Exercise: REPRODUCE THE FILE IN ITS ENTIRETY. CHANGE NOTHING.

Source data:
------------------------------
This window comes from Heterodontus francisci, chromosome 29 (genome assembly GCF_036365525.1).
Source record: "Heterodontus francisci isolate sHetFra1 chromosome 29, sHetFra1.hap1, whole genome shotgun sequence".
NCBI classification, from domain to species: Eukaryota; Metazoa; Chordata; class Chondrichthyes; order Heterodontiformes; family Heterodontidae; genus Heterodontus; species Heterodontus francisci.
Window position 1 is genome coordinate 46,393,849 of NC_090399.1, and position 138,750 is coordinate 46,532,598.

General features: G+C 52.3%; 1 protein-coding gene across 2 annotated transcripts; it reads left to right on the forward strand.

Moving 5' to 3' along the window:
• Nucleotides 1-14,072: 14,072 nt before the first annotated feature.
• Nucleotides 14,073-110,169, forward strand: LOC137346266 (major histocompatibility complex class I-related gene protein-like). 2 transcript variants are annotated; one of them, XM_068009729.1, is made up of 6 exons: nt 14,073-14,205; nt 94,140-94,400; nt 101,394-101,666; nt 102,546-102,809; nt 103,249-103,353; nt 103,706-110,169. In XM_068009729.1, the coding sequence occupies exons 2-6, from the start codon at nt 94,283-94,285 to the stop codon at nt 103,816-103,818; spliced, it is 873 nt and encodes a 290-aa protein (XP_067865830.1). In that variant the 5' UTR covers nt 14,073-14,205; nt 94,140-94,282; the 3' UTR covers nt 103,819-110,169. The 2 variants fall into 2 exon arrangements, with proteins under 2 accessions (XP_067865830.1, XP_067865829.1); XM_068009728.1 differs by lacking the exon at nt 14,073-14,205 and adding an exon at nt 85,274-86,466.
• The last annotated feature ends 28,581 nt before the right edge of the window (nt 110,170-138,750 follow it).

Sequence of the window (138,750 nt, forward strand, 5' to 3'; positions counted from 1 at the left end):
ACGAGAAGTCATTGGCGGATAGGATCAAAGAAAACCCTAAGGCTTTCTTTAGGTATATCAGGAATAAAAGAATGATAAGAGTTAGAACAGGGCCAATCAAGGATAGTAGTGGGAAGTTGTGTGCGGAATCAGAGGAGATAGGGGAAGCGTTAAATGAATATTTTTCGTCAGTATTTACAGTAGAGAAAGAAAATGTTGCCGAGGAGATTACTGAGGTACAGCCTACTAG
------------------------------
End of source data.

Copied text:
This window comes from Heterodontus francisci, chromosome 29 (genome assembly GCF_036365525.1).
Source record: "Heterodontus francisci isolate sHetFra1 chromosome 29, sHetFra1.hap1, whole genome shotgun sequence".
NCBI classification, from domain to species: Eukaryota; Metazoa; Chordata; class Chondrichthyes; order Heterodontiformes; family Heterodontidae; genus Heterodontus; species Heterodontus francisci.
Window position 1 is genome coordinate 46,393,849 of NC_090399.1, and position 138,750 is coordinate 46,532,598.

General features: G+C 52.3%; 1 protein-coding gene across 2 annotated transcripts; it reads left to right on the forward strand.

Moving 5' to 3' along the window:
• Nucleotides 1-14,072: 14,072 nt before the first annotated feature.
• Nucleotides 14,073-110,169, forward strand: LOC137346266 (major histocompatibility complex class I-related gene protein-like). 2 transcript variants are annotated; one of them, XM_068009729.1, is made up of 6 exons: nt 14,073-14,205; nt 94,140-94,400; nt 101,394-101,666; nt 102,546-102,809; nt 103,249-103,353; nt 103,706-110,169. In XM_068009729.1, the coding sequence occupies exons 2-6, from the start codon at nt 94,283-94,285 to the stop codon at nt 103,816-103,818; spliced, it is 873 nt and encodes a 290-aa protein (XP_067865830.1). In that variant the 5' UTR covers nt 14,073-14,205; nt 94,140-94,282; the 3' UTR covers nt 103,819-110,169. The 2 variants fall into 2 exon arrangements, with proteins under 2 accessions (XP_067865830.1, XP_067865829.1); XM_068009728.1 differs by lacking the exon at nt 14,073-14,205 and adding an exon at nt 85,274-86,466.
• The last annotated feature ends 28,581 nt before the right edge of the window (nt 110,170-138,750 follow it).

Sequence of the window (138,750 nt, forward strand, 5' to 3'; positions counted from 1 at the left end):
ACGAGAAGTCATTGGCGGATAGGATCAAAGAAAACCCTAAGGCTTTCTTTAGGTATATCAGGAATAAAAGAATGATAAGAGTTAGAACAGGGCCAATCAAGGATAGTAGTGGGAAGTTGTGTGCGGAATCAGAGGAGATAGGGGAAGCGTTAAATGAATATTTTTCGTCAGTATTTACAGTAGAGAAAGAAAATGTTGCCGAGGAGATTACTGAGGTACAGCCTACTAG